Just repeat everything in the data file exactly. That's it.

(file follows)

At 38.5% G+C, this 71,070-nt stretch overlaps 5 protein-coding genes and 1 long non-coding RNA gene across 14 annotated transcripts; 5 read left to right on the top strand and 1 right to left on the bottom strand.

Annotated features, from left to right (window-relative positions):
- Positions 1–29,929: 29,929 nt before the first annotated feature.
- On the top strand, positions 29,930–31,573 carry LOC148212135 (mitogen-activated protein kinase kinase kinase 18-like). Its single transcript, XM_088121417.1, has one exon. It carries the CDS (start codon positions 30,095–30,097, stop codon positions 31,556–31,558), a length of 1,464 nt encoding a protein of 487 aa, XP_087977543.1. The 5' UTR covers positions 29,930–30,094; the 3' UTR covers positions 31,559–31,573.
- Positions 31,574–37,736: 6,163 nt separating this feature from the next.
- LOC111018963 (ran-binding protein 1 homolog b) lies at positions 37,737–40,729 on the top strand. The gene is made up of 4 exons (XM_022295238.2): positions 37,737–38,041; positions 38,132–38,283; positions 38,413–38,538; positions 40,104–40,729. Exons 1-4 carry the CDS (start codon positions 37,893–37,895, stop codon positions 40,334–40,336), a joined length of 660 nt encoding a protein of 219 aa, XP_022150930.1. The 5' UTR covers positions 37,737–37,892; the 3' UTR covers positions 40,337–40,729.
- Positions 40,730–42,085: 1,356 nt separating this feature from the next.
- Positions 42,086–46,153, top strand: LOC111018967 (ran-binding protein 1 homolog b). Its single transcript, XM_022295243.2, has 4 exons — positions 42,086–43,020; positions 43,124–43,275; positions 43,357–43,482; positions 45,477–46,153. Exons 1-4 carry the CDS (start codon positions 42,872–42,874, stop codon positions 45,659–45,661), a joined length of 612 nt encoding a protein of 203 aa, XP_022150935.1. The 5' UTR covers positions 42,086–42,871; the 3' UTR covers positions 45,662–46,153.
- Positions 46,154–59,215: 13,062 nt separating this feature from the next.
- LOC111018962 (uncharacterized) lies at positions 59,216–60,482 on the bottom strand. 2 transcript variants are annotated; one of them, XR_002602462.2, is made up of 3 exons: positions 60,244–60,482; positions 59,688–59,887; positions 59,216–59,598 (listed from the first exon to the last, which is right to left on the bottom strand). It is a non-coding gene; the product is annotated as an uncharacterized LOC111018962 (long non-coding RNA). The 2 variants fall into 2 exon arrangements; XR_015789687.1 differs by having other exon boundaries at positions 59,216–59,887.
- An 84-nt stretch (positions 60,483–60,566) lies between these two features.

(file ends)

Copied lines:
At 38.5% G+C, this 71,070-nt stretch overlaps 5 protein-coding genes and 1 long non-coding RNA gene across 14 annotated transcripts; 5 read left to right on the top strand and 1 right to left on the bottom strand.

Annotated features, from left to right (window-relative positions):
- Positions 1–29,929: 29,929 nt before the first annotated feature.
- On the top strand, positions 29,930–31,573 carry LOC148212135 (mitogen-activated protein kinase kinase kinase 18-like). Its single transcript, XM_088121417.1, has one exon. It carries the CDS (start codon positions 30,095–30,097, stop codon positions 31,556–31,558), a length of 1,464 nt encoding a protein of 487 aa, XP_087977543.1. The 5' UTR covers positions 29,930–30,094; the 3' UTR covers positions 31,559–31,573.
- Positions 31,574–37,736: 6,163 nt separating this feature from the next.
- LOC111018963 (ran-binding protein 1 homolog b) lies at positions 37,737–40,729 on the top strand. The gene is made up of 4 exons (XM_022295238.2): positions 37,737–38,041; positions 38,132–38,283; positions 38,413–38,538; positions 40,104–40,729. Exons 1-4 carry the CDS (start codon positions 37,893–37,895, stop codon positions 40,334–40,336), a joined length of 660 nt encoding a protein of 219 aa, XP_022150930.1. The 5' UTR covers positions 37,737–37,892; the 3' UTR covers positions 40,337–40,729.
- Positions 40,730–42,085: 1,356 nt separating this feature from the next.
- Positions 42,086–46,153, top strand: LOC111018967 (ran-binding protein 1 homolog b). Its single transcript, XM_022295243.2, has 4 exons — positions 42,086–43,020; positions 43,124–43,275; positions 43,357–43,482; positions 45,477–46,153. Exons 1-4 carry the CDS (start codon positions 42,872–42,874, stop codon positions 45,659–45,661), a joined length of 612 nt encoding a protein of 203 aa, XP_022150935.1. The 5' UTR covers positions 42,086–42,871; the 3' UTR covers positions 45,662–46,153.
- Positions 46,154–59,215: 13,062 nt separating this feature from the next.
- LOC111018962 (uncharacterized) lies at positions 59,216–60,482 on the bottom strand. 2 transcript variants are annotated; one of them, XR_002602462.2, is made up of 3 exons: positions 60,244–60,482; positions 59,688–59,887; positions 59,216–59,598 (listed from the first exon to the last, which is right to left on the bottom strand). It is a non-coding gene; the product is annotated as an uncharacterized LOC111018962 (long non-coding RNA). The 2 variants fall into 2 exon arrangements; XR_015789687.1 differs by having other exon boundaries at positions 59,216–59,887.
- An 84-nt stretch (positions 60,483–60,566) lies between these two features.